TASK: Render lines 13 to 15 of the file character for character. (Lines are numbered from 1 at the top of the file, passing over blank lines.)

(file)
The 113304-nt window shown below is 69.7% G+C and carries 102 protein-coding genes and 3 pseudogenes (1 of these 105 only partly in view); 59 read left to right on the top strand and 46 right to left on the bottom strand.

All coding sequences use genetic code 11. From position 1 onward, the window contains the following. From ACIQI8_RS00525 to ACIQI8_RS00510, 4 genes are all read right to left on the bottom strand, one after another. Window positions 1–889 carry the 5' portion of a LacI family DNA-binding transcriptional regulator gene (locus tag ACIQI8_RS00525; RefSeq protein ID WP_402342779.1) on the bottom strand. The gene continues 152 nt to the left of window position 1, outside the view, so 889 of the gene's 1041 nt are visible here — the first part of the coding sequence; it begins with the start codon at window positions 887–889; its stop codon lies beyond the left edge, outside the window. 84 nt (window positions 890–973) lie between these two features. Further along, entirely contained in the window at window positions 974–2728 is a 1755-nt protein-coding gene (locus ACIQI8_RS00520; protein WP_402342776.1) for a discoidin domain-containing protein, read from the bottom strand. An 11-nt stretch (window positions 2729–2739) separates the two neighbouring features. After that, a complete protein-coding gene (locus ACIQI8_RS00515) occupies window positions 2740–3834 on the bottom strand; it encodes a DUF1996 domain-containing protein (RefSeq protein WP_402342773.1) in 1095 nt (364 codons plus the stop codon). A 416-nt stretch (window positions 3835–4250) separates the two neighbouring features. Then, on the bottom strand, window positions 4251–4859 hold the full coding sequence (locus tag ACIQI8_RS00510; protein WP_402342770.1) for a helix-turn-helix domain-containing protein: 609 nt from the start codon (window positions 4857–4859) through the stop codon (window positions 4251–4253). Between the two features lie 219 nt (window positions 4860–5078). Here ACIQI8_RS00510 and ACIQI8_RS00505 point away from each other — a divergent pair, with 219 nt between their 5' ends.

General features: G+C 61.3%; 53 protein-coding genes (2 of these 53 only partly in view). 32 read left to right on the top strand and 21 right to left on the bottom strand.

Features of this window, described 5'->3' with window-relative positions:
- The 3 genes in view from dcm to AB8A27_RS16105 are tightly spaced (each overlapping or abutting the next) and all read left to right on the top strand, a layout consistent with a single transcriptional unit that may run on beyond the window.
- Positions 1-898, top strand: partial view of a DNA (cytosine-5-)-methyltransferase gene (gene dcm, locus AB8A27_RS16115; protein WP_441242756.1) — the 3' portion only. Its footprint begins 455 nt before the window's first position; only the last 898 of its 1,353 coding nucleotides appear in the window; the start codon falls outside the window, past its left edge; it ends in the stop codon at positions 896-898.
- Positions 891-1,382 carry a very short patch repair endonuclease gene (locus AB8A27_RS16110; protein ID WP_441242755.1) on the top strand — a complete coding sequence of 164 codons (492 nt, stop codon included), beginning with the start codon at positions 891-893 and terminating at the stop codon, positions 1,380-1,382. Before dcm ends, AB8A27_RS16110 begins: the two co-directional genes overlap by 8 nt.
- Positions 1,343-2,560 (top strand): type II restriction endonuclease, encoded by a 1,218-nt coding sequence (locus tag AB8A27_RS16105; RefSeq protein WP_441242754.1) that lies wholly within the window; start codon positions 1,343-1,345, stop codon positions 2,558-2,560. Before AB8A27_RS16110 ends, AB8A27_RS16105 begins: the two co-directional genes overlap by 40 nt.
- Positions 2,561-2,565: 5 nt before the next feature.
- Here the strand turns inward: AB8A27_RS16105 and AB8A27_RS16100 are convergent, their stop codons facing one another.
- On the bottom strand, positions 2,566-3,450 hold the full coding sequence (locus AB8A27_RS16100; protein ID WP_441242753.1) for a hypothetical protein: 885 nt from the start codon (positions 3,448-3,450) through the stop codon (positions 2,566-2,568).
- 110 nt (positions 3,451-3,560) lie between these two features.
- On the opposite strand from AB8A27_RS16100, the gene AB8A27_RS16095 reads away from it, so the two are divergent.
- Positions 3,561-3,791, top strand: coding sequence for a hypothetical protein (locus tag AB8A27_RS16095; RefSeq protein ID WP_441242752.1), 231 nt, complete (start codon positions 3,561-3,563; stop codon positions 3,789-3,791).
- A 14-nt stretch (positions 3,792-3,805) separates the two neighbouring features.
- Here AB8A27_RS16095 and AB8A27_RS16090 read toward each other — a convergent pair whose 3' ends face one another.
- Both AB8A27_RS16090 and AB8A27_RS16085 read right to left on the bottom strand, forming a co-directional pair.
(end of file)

- On the opposite strand from AB8A27_RS16100, the gene AB8A27_RS16095 reads away from it, so the two are divergent.
- Positions 3,561-3,791, top strand: coding sequence for a hypothetical protein (locus tag AB8A27_RS16095; RefSeq protein ID WP_441242752.1), 231 nt, complete (start codon positions 3,561-3,563; stop codon positions 3,789-3,791).
- A 14-nt stretch (positions 3,792-3,805) separates the two neighbouring features.